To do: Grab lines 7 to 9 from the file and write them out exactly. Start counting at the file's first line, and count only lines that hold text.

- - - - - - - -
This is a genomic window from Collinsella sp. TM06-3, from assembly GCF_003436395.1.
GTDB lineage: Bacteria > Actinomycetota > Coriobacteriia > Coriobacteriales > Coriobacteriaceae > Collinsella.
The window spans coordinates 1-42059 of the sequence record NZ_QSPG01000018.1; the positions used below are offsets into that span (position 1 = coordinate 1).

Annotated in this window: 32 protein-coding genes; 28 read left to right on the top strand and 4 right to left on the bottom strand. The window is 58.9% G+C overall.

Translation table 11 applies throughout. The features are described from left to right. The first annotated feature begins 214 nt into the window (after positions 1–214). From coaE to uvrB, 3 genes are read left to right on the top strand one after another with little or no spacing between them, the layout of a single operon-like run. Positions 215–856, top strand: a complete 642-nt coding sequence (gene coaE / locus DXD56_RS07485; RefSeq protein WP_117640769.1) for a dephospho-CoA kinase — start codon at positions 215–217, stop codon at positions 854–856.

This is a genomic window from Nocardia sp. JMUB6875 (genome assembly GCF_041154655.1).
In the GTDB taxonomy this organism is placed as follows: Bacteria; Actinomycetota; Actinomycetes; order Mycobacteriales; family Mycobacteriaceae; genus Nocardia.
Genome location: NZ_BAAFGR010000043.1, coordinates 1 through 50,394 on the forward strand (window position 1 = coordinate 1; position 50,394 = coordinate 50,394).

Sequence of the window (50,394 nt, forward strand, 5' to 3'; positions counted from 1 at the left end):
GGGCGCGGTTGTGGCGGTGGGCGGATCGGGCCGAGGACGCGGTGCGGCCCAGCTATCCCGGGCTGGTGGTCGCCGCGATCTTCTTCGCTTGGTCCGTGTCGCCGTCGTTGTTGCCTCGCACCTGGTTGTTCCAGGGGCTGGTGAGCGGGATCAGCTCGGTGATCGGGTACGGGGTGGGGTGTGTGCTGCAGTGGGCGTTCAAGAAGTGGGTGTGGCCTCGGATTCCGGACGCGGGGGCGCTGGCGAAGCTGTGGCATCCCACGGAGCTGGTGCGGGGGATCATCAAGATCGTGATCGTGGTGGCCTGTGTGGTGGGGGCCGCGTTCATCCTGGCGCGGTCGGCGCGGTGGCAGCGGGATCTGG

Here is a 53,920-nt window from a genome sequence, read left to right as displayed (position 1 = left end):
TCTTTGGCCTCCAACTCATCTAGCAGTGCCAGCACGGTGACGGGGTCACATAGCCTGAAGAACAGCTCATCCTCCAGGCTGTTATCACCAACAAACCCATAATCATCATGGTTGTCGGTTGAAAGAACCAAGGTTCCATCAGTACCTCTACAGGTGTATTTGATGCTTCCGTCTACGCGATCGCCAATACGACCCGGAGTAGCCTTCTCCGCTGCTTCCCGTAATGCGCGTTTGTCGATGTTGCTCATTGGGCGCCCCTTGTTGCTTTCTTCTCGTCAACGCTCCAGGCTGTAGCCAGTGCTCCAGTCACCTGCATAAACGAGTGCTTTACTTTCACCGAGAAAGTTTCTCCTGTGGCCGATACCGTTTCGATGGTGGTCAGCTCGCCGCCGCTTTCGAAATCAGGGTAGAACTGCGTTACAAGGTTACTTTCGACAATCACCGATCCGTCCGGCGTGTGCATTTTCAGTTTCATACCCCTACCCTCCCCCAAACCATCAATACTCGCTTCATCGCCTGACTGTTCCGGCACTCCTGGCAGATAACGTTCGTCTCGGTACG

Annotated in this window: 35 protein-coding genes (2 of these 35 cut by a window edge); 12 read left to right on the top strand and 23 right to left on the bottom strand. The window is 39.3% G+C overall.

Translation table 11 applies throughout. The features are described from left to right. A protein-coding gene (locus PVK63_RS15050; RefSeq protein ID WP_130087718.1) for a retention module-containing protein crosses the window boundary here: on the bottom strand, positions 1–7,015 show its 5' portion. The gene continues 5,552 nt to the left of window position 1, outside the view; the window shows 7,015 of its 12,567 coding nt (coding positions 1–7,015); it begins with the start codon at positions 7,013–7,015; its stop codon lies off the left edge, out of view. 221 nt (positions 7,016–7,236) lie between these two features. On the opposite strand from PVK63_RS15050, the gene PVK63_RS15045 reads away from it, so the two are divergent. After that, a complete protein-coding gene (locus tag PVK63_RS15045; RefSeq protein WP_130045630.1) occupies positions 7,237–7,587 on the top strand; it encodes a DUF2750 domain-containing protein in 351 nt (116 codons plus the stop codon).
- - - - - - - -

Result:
In the GTDB taxonomy this organism is placed as follows: Bacteria; Actinomycetota; Actinomycetes; order Mycobacteriales; family Mycobacteriaceae; genus Nocardia.
Genome location: NZ_BAAFGR010000043.1, coordinates 1 through 50,394 on the forward strand (window position 1 = coordinate 1; position 50,394 = coordinate 50,394).

Sequence of the window (50,394 nt, forward strand, 5' to 3'; positions counted from 1 at the left end):